Nursing is changing rapidly. Emerging diseases such as avian influenza, Severe Acute Respiratory Syndrome and others will have a profound effect not just on the practicalities of nursing, but on the need for education in philosophy and ethics. The burgeoning increase in technology used in health care means nurses require in-depth knowledge of physics, chemistry, biological science and genomics. At the same time, shortened hospital stays are creating the need for advanced community and public health resources, and nurses who can work independently. Infection control requirements are changing as antibiotic resistance demands modifications in the way hospitals work, and nurses need complex knowledge of pharmacology, pathology and microbiology. Ageing populations require nursing to adapt to increases in age-related illness and dependence, while the nursing workforce itself ages.

Military nursing has traditionally led in areas such as emergency care. However, military nurses participate in peacekeeping missions, where they deliver babies and nurse children, families, and the aged. Nurses involved in disaster relief work for both non-government organisations on long term sustainable relief efforts or for government aid projects as first responders in natural disasters and emergencies. HIV/AIDS has created new dimensions, when, in the poorest nations, nurses provide care to the dying while they themselves and their families suffer. Terrorism affects nursing. The practicalities of caring for civilians who have been intentionally harmed are complicated by the ethics of caring for terrorists and their families. Nursing provides care for asylum seekers, whose health needs are compounded by psychological trauma and disempowerment of displacement.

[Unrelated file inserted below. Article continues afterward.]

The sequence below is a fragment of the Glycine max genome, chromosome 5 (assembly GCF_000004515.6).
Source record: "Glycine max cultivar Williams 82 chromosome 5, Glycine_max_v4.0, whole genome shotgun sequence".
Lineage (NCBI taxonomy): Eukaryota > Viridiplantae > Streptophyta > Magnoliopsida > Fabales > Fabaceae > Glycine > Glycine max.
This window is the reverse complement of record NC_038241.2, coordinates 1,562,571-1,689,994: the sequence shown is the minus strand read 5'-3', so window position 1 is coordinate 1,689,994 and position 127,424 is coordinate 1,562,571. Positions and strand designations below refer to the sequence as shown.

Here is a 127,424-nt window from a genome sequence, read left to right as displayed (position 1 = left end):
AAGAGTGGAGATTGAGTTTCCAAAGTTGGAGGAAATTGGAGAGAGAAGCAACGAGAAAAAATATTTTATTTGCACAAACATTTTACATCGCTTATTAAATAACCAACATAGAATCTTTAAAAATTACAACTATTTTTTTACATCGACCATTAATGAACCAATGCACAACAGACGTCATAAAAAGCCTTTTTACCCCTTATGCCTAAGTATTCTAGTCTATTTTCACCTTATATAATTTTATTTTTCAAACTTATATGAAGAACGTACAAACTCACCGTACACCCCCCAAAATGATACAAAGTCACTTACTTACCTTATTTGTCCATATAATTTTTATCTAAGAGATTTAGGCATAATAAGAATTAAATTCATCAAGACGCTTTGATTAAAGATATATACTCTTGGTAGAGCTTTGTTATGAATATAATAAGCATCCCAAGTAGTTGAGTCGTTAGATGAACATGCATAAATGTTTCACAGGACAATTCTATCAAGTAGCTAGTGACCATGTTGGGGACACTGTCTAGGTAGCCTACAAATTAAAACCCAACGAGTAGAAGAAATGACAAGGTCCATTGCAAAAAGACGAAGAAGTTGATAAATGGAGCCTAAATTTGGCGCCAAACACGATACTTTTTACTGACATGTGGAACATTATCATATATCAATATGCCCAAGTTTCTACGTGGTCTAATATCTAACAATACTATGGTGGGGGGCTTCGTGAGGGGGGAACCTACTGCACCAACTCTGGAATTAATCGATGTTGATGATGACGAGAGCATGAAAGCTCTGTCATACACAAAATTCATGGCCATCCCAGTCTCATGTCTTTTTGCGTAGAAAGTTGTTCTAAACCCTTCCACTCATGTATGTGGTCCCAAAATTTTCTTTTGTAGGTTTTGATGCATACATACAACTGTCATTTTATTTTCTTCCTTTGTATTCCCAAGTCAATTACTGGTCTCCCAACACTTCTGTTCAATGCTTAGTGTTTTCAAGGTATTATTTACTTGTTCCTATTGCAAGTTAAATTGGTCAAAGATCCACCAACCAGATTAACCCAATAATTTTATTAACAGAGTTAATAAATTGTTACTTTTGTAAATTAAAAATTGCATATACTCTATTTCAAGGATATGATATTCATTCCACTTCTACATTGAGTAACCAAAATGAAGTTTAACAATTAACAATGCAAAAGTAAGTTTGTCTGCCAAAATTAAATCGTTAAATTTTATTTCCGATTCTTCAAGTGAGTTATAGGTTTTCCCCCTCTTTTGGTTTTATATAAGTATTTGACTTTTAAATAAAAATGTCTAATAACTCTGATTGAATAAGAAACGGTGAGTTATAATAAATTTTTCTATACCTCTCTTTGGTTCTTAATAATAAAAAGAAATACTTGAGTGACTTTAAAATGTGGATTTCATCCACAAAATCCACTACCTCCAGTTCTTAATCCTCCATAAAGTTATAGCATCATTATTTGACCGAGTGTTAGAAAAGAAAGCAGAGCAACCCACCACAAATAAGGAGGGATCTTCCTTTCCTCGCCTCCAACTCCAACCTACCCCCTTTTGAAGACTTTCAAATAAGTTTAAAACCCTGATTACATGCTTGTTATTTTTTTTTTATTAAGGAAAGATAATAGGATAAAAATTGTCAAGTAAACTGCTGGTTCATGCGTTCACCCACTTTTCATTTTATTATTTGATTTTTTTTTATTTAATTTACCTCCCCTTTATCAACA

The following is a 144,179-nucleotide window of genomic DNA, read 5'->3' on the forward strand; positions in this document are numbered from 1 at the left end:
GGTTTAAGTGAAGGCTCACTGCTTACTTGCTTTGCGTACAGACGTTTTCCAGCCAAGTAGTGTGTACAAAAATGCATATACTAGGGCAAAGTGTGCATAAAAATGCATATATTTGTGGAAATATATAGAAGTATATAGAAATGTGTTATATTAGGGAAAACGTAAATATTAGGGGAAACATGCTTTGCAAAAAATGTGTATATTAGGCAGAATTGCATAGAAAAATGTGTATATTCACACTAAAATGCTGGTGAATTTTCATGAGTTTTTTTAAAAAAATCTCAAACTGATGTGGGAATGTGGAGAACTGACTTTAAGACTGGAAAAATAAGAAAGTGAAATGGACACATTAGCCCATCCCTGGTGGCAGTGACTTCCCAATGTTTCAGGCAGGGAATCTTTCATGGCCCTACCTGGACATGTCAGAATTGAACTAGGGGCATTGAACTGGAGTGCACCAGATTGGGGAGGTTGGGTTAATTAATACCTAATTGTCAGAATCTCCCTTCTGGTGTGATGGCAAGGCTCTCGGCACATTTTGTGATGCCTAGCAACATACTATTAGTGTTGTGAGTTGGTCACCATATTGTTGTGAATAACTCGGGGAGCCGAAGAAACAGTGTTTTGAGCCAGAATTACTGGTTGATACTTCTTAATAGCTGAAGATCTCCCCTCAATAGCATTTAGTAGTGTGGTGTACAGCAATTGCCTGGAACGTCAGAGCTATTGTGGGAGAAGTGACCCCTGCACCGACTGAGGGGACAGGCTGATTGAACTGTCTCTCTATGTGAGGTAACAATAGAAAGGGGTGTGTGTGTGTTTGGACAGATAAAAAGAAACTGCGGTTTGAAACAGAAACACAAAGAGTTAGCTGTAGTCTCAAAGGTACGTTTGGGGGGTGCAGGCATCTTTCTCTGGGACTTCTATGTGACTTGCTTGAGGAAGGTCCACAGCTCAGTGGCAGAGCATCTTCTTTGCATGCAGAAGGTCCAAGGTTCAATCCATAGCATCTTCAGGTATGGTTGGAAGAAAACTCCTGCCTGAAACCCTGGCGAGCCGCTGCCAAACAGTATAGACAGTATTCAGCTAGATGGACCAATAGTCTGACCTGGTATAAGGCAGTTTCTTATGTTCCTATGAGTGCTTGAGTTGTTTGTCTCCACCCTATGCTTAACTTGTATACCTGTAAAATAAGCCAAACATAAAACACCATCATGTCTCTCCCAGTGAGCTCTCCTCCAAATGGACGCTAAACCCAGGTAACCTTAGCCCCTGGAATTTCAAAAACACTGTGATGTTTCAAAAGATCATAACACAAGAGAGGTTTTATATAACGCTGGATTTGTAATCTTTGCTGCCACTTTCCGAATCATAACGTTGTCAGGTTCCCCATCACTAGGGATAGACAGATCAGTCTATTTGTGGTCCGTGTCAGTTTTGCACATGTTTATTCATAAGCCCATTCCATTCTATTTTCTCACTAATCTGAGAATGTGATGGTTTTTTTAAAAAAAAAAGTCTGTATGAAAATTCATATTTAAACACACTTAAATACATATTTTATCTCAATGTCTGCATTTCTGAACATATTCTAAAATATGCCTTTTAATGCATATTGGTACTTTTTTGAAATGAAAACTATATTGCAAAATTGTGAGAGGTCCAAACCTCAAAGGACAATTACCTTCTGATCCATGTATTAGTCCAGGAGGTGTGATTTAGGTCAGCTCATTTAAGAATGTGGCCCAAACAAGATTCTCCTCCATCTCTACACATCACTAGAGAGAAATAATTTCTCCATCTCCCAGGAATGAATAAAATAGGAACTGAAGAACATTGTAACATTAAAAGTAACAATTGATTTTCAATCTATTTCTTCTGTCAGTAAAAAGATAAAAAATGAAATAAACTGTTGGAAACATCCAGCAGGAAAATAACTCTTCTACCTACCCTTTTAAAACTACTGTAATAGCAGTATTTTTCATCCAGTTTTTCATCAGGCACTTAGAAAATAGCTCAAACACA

It is imperative that nursing becomes an attractive option for school leavers with the intellectual ability to undertake academic study. If nursing roles are given to technicians, and nurses take on the jobs that doctors do not want, nursing will die, and consequences to the community will be severe. In the future, patients will be looked after by health care assistants, who might make beds and wipe bottoms, but will not be able to see a pressure area forming.